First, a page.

Rutgers Business School provides the student with a springboard into an ecosystem that fosters inventiveness and ingenuity

The company’s disc-shaped monitor is about the size of an adult hand and is powered by electrodes that can record a patient’s activity and collect data on how hard their muscles are working. The data gives patients a better understanding of how therapy is working their muscles, what activities are helping the most, and measuring progress.

“I have deep faith in the technology we are developing,” Randhawa said. “I know it’s going to be helpful for people.”

A junior in Bio Neuroscience in the School of Arts and Sciences, Randhawa is also majoring in entrepreneurship at Rutgers Business School-New Brunswick. He is an example of a generation of student entrepreneurs Rutgers is produced in an ecosystem of instruction, networking and consulting.

As a student, he is applying his classroom lessons almost immediately. As a Chief Executive Officer, he is leading his team through the challenging real-world experience of setting up a business.

“Sky is a wonderful person,” said assistant director of Rutgers Business School’s Undergraduate Entrepreneurship Programs alfred blake who invited Randhawa to join the inaugural group of the Entrepreneurship Living and Learning Community. “He is extremely disciplined, well mannered and tireless,” Blake said. “He doesn’t waste any opportunity.”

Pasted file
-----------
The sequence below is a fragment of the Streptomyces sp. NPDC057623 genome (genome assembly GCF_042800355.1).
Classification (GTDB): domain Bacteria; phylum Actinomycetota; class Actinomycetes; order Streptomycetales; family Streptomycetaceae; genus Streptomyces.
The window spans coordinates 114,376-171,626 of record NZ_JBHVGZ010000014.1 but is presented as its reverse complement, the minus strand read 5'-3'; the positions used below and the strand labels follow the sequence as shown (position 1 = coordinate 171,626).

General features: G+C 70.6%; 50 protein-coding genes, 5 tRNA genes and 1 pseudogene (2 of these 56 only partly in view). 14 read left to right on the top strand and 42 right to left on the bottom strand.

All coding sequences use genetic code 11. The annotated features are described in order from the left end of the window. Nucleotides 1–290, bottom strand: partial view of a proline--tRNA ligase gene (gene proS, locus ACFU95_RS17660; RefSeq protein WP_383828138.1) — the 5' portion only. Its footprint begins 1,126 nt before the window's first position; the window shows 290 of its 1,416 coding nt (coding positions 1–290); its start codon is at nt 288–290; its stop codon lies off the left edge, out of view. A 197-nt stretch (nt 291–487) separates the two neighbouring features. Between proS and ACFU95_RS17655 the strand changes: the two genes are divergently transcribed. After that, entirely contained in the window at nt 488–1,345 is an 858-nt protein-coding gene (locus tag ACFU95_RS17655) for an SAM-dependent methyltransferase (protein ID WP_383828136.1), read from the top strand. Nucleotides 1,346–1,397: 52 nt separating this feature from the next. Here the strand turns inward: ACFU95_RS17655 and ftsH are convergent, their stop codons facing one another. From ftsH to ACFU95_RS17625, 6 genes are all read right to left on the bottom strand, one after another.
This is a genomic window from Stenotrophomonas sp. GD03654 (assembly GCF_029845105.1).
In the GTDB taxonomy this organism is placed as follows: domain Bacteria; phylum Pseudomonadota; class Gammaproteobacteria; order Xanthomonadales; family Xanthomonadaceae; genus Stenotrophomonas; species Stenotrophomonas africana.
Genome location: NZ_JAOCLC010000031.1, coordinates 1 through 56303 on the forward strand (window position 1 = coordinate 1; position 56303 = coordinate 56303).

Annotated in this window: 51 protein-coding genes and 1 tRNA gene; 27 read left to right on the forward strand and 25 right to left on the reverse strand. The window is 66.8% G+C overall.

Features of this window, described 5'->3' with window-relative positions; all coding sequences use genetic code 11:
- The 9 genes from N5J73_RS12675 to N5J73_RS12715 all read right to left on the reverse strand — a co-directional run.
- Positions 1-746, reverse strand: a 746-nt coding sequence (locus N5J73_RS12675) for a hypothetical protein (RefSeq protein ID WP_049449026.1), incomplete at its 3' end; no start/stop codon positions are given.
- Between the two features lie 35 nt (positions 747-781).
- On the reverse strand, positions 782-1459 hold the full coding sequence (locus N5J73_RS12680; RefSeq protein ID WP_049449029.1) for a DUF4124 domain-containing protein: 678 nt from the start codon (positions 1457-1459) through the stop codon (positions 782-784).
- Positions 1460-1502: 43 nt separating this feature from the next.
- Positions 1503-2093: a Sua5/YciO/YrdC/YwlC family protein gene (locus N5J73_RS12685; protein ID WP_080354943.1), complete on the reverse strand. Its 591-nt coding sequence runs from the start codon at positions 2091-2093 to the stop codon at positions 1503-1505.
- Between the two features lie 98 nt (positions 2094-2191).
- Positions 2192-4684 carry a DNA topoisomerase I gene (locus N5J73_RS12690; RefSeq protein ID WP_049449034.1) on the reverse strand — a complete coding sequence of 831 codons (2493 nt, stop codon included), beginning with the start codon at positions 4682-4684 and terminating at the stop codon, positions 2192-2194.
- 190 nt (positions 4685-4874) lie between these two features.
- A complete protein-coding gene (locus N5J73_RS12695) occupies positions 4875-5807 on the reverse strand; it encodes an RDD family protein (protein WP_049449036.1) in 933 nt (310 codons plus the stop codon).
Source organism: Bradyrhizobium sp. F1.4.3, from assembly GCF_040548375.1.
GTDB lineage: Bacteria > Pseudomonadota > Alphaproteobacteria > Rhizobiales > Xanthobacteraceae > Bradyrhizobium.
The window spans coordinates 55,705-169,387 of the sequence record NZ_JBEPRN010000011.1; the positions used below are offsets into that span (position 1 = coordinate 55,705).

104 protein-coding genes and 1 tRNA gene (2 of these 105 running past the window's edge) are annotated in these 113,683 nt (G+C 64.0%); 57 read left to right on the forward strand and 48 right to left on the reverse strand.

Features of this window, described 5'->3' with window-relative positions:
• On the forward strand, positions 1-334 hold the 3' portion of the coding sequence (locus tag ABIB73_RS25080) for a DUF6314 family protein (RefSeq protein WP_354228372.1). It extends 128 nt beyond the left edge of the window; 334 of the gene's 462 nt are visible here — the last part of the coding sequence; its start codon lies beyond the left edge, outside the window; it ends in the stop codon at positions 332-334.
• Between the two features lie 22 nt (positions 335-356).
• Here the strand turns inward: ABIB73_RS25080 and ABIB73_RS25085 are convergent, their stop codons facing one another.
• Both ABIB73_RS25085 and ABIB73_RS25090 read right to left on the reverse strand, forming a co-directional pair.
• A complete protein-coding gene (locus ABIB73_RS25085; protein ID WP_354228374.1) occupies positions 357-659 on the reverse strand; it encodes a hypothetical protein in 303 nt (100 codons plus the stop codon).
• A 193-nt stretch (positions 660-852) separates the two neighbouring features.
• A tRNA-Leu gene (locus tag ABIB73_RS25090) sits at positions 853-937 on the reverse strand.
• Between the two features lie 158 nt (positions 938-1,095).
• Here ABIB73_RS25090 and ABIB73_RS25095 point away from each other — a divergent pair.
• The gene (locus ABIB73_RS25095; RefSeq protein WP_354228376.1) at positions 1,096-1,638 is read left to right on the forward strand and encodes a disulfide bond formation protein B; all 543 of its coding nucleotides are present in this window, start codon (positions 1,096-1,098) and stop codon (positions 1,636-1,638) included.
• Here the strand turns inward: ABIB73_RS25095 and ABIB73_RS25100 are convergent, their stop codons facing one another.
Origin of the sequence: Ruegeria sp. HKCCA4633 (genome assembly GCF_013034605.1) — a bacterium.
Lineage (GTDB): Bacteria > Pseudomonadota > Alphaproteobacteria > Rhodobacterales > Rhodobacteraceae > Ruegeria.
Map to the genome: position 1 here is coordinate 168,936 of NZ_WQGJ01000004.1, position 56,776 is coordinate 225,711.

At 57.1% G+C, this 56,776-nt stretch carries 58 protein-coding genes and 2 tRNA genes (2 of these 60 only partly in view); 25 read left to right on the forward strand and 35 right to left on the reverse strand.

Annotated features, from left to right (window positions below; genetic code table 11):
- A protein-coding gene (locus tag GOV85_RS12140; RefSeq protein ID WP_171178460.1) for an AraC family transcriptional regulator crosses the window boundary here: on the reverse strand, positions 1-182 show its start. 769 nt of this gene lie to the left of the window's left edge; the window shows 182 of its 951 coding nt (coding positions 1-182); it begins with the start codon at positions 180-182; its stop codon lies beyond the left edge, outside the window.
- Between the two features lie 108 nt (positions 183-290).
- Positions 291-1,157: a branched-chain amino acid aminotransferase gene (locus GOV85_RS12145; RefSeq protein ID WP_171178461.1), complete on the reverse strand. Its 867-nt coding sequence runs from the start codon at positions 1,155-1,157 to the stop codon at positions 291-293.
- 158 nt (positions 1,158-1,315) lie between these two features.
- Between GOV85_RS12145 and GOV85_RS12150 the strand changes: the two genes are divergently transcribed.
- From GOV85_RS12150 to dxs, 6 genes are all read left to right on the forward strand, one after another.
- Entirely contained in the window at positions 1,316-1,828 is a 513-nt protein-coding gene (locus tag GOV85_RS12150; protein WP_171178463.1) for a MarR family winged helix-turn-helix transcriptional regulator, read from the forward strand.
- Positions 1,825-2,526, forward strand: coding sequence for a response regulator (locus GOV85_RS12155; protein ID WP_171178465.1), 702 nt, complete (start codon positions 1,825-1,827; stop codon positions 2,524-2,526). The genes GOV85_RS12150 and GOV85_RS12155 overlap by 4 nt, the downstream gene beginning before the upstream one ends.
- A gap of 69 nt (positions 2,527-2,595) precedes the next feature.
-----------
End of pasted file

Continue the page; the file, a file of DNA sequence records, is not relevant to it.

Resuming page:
Randhawa’s determination comes as he describes the iteration of refining a pitch, learning what resonates with investors or navigating through chip shortages caused by the COVID-19 pandemic. “If you put up a brick wall in front of me,” he said, “I’ll find a way through it.”

After nearly two years and 15 pitch competitions, Randhawa and his team recently won two, including first place in the regional round of the Global Student Entrepreneurship Awards. Members of the Smart MS3 team recently faced off against other students and alumni in Rutgers Business School’s annual business plan competition, winning an award $10,000,

Spring brought another exciting development when Randhawa learned that Smart MS3 had been selected as one of the 12 startups shortlisted for Techstars. NYC Accelerator Program.

Randhawa started his study of entrepreneurship seriously. In conversation with Blake during his first days RutgersHe learned about the Entrepreneurship Living and Learning Community (LLC), which Blake had just started on the Livingston campus.

LLC brings together a group of fresh students from across the university who have an interest in entrepreneurship. During the New Year, they stay together in the hostel, supporting and inspiring each other. For many it is a springboard into an ecosystem that fosters inventiveness and ingenuity. After speaking with Blake, Cook moves quickly from his dorm on campus to join Randhawa LLC. “The business side was not something I expected,” Randhawa said. “I was thinking I had this wonderful idea. Why not join a group of like-minded people.”